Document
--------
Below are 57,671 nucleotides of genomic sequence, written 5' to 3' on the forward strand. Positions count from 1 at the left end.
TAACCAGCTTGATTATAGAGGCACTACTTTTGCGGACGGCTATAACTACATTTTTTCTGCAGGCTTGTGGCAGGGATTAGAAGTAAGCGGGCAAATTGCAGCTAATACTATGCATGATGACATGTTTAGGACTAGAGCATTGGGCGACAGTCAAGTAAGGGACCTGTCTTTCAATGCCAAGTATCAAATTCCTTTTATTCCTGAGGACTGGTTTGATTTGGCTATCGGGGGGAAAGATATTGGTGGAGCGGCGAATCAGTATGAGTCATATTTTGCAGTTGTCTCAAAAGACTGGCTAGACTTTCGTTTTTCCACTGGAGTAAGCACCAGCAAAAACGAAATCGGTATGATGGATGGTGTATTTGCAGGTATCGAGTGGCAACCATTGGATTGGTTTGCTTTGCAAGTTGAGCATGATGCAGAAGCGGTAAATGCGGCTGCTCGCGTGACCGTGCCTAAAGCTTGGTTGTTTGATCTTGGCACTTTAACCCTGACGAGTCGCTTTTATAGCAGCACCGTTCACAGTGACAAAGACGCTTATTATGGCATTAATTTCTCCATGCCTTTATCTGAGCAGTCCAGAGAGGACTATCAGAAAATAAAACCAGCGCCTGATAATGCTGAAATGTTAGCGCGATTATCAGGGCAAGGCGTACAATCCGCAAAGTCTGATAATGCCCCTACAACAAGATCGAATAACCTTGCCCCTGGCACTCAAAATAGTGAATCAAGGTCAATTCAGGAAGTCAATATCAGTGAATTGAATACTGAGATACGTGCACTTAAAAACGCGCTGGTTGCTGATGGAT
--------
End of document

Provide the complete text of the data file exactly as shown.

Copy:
Below are 57,671 nucleotides of genomic sequence, written 5' to 3' on the forward strand. Positions count from 1 at the left end.
TAACCAGCTTGATTATAGAGGCACTACTTTTGCGGACGGCTATAACTACATTTTTTCTGCAGGCTTGTGGCAGGGATTAGAAGTAAGCGGGCAAATTGCAGCTAATACTATGCATGATGACATGTTTAGGACTAGAGCATTGGGCGACAGTCAAGTAAGGGACCTGTCTTTCAATGCCAAGTATCAAATTCCTTTTATTCCTGAGGACTGGTTTGATTTGGCTATCGGGGGGAAAGATATTGGTGGAGCGGCGAATCAGTATGAGTCATATTTTGCAGTTGTCTCAAAAGACTGGCTAGACTTTCGTTTTTCCACTGGAGTAAGCACCAGCAAAAACGAAATCGGTATGATGGATGGTGTATTTGCAGGTATCGAGTGGCAACCATTGGATTGGTTTGCTTTGCAAGTTGAGCATGATGCAGAAGCGGTAAATGCGGCTGCTCGCGTGACCGTGCCTAAAGCTTGGTTGTTTGATCTTGGCACTTTAACCCTGACGAGTCGCTTTTATAGCAGCACCGTTCACAGTGACAAAGACGCTTATTATGGCATTAATTTCTCCATGCCTTTATCTGAGCAGTCCAGAGAGGACTATCAGAAAATAAAACCAGCGCCTGATAATGCTGAAATGTTAGCGCGATTATCAGGGCAAGGCGTACAATCCGCAAAGTCTGATAATGCCCCTACAACAAGATCGAATAACCTTGCCCCTGGCACTCAAAATAGTGAATCAAGGTCAATTCAGGAAGTCAATATCAGTGAATTGAATACTGAGATACGTGCACTTAAAAACGCGCTGGTTGCTGATGGAT